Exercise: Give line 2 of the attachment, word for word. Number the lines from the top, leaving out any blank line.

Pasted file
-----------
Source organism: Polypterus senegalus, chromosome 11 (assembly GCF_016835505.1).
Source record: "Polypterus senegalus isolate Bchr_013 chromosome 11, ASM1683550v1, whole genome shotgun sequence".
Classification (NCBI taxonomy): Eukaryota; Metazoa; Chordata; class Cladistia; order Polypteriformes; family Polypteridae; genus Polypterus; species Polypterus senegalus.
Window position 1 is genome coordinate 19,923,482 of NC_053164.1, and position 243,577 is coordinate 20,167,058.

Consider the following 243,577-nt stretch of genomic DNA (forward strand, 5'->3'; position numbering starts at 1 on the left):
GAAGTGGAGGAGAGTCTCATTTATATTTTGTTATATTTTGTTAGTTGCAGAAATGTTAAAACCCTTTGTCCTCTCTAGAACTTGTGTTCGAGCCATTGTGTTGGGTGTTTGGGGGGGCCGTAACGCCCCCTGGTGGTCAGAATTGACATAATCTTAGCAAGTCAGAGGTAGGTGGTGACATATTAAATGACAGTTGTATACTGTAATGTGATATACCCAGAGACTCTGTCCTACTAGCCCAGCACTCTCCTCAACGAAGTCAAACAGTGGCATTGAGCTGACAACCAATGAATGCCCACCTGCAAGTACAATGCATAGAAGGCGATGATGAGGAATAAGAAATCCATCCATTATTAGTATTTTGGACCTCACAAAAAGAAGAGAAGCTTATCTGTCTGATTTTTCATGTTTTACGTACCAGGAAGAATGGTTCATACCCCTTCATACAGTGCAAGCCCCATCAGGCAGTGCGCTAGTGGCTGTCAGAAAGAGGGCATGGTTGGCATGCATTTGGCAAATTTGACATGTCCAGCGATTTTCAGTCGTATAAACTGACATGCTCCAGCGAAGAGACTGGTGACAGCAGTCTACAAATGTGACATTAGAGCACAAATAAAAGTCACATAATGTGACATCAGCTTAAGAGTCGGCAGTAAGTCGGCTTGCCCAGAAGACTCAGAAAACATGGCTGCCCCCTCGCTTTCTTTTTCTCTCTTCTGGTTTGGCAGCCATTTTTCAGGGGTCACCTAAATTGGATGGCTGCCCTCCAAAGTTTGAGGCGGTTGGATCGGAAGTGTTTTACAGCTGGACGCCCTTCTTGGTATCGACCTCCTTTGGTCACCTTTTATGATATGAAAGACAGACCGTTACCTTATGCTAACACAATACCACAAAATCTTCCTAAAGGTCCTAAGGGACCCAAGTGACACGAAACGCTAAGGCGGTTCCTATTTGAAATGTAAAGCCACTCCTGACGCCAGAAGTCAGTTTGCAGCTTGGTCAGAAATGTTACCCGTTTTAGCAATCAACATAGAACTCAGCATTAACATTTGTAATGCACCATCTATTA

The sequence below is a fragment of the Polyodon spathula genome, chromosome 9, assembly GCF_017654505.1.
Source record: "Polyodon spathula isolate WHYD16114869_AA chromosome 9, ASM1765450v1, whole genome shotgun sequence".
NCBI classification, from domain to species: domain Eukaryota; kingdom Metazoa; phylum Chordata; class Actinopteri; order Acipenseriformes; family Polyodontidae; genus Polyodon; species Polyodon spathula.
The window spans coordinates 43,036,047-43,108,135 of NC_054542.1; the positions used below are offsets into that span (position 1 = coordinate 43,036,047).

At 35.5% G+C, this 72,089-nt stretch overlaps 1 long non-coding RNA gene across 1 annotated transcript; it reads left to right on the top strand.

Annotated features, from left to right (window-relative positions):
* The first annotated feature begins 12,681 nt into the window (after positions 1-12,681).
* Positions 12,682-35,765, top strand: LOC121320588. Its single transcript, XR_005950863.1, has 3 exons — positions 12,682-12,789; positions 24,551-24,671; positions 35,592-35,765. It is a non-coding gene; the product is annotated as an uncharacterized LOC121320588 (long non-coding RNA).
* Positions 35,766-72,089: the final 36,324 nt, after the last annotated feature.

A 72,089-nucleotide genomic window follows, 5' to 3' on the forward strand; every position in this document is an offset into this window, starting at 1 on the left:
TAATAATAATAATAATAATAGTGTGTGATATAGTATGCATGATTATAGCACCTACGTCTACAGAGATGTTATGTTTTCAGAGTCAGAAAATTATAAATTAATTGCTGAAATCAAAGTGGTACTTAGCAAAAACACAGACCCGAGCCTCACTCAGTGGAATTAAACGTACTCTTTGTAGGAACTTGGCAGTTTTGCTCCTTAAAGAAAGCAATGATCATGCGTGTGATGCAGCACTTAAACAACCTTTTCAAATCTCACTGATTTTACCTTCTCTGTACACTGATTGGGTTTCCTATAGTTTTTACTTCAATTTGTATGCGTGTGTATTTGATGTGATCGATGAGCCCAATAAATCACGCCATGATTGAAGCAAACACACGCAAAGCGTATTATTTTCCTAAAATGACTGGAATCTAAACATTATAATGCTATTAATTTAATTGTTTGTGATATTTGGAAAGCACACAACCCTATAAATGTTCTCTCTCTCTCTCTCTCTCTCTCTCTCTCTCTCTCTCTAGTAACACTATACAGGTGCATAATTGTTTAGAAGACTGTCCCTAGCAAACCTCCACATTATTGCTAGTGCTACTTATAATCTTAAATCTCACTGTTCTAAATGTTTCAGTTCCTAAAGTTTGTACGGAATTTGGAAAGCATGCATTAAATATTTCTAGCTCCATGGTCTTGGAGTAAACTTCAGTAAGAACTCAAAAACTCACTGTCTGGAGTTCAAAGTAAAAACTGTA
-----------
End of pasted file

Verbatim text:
Source record: "Polypterus senegalus isolate Bchr_013 chromosome 11, ASM1683550v1, whole genome shotgun sequence".